The answer, I think, is that the magi stand as a challenge to our pictures of how we think people meeting Jesus should look.

One of the things that breaks my heart is that we live in a world where lots of people feel like Jesus isn't for them. He isn't for them because of their background, because of how they dress, because of their race, because the sins they struggle with aren't as respectable as the sins we struggle with. I have talked to people who feel this way, and I tell them “No! That's not true! The church is for you. Jesus is for you.” And they look me in the eyes and I can tell they don't believe it.

The wise men challenge the things we add to our picture of Jesus. We often make Christianity about all kinds of things that don't involve God's commands. People feel unwelcome in churches because of how they dress, or their tattoos, or their lack of wealth. They are in the wrong cultural group or the wrong political party. They feel like they can't meet Jesus because they drink or have struggles in their marriage, or aren't physically beautiful. That they're the wrong social class or the wrong ethnicity. These pagan foreigners coming to welcome the infant Savior – they turn all of these expectations on their heads.

Even beyond this cultural baggage, the wise men challenge even the place we give to God's commands. Let's say a person is deeply mired in sin. That shouldn't matter either. These Magi were astrologers. Sorcerers. In God's law, they deserved the death sentence. Yet they were the ones God chose to call.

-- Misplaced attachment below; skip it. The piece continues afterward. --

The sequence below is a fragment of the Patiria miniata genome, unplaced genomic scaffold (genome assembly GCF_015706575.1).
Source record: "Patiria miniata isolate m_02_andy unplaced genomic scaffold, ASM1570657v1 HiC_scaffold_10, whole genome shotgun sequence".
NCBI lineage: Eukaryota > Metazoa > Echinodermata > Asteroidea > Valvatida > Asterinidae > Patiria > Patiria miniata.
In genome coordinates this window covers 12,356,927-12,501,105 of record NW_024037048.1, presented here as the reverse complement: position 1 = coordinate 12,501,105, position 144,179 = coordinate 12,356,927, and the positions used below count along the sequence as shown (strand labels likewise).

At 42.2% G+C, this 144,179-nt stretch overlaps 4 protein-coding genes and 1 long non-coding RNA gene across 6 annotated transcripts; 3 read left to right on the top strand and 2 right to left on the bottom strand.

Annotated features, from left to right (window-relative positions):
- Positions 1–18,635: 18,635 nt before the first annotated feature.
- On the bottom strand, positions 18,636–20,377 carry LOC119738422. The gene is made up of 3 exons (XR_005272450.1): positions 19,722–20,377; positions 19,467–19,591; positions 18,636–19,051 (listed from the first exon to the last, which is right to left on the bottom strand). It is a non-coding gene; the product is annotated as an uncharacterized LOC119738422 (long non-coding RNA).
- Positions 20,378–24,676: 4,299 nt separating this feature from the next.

Before you accuse me of encouraging license - yes, becoming a Christian involves acknowledging our sin. No, you can't go on in blatant, unrepentant disobedience and think you and Jesus are best buds. But the model of the bible is not that people fix their sin and then are allowed to encounter Jesus. It is that they encounter Jesus and that is the thing that causes repentance. We love because God first loves us. Not the other way around.

The thing this story ultimately shows us is that it doesn't matter who you are when you encounter Jesus. It doesn't matter how your life looks. What matters is whether you are looking at Him. The difference between the Pharisees and the Magi was that the Pharisees stayed in Jerusalem, looking out for themselves, while the Magi came and looked upon Jesus Christ instead. Looked to Him, and fell on their faces, and worshipped Him, and gave what they had to Him.

All this was a long time ago, I remember,
And I would do it again, but set down
This set down
This: were we led all that way for
Birth or Death? There was a Birth, certainly
We had evidence and no doubt. I had seen birth and death,
But had thought they were different; this Birth was
Hard and bitter agony for us, like Death, our death.
We returned to our places, these Kingdoms,
But no longer at ease here, in the old dispensation,
With an alien people clutching their gods.
I should be glad of another death.
-T.S. Eliot, The Journey of the Magi